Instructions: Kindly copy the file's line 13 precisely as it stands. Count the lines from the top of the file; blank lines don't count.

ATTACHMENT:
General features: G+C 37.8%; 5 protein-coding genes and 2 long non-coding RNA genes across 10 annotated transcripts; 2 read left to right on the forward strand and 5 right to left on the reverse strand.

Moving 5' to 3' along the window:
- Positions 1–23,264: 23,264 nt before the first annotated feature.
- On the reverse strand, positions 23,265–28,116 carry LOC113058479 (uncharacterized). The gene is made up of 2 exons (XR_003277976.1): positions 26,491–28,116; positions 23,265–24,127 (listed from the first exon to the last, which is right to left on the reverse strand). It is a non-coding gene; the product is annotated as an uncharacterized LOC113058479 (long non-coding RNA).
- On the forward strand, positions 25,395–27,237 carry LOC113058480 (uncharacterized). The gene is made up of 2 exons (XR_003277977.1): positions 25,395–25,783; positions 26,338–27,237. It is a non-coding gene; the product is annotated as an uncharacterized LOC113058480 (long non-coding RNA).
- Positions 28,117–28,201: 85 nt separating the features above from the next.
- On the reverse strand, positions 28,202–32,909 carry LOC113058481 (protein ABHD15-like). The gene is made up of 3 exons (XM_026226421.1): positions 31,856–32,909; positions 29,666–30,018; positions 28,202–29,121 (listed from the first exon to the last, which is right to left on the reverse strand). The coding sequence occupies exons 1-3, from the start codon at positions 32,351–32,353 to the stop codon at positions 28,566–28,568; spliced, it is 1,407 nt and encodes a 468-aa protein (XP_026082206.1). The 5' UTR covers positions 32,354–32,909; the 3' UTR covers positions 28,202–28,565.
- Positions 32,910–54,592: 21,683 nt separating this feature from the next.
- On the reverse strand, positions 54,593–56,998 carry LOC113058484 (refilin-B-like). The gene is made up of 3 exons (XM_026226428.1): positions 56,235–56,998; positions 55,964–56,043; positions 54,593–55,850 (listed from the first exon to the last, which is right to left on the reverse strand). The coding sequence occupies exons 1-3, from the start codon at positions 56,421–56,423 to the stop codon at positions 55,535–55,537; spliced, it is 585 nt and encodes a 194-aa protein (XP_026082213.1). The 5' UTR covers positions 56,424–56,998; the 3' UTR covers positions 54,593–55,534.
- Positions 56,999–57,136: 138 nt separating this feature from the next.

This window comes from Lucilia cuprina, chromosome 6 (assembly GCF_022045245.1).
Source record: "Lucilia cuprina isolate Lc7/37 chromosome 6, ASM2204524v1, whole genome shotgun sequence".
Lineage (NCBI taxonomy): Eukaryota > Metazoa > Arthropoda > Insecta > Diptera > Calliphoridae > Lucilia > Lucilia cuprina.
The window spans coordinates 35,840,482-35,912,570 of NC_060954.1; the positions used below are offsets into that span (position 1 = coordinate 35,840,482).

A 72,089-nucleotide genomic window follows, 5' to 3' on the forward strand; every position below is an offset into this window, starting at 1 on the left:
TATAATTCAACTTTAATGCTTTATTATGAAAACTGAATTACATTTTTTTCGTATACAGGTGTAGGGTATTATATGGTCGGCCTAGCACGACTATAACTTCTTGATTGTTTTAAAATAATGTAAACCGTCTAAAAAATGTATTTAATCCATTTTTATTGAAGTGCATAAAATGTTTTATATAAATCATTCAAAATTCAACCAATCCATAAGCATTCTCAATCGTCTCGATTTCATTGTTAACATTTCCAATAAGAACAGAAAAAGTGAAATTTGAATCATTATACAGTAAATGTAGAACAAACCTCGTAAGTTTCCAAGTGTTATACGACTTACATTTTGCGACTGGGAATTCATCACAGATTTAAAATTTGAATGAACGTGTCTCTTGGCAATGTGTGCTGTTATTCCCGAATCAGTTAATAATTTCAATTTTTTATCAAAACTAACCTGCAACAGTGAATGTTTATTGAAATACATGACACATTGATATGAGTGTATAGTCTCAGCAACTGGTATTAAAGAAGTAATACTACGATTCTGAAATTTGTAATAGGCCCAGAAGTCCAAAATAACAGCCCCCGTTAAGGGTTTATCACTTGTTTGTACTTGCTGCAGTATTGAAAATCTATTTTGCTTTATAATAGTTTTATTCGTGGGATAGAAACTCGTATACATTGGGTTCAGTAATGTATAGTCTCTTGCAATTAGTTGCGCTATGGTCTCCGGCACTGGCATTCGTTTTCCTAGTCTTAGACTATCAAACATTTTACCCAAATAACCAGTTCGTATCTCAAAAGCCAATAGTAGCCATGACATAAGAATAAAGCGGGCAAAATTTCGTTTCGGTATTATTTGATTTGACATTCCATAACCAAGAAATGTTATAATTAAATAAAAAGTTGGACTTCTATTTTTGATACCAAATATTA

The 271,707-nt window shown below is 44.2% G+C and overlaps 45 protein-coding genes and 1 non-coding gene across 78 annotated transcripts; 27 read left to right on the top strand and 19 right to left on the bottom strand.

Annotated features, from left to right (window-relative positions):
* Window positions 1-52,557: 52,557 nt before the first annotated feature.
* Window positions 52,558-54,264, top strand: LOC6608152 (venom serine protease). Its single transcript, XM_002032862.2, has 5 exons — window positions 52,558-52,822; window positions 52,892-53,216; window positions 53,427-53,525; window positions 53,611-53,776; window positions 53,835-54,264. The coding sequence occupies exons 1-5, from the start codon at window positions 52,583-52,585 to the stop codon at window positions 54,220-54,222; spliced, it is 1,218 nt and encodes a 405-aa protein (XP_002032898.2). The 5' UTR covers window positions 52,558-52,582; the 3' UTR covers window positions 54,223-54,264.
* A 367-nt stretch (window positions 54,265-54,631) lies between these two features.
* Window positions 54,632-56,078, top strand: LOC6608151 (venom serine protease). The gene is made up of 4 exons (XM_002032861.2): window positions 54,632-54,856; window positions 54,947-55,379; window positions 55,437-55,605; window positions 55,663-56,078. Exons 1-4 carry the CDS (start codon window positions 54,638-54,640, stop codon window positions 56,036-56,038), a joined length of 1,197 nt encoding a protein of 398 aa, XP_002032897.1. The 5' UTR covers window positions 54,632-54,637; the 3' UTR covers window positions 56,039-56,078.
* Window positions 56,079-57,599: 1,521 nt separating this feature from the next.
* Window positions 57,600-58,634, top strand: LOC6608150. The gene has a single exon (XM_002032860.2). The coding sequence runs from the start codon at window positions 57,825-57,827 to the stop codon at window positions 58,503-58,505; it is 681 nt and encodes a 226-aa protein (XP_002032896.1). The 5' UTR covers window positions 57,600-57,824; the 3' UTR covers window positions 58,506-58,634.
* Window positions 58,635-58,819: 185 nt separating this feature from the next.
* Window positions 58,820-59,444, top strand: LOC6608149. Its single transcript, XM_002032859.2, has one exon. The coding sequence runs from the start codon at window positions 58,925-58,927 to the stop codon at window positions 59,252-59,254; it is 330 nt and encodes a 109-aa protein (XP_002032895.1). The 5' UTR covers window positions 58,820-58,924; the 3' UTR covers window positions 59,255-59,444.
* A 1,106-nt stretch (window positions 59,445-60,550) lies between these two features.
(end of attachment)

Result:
Lineage (NCBI taxonomy): Eukaryota > Metazoa > Arthropoda > Insecta > Diptera > Calliphoridae > Lucilia > Lucilia cuprina.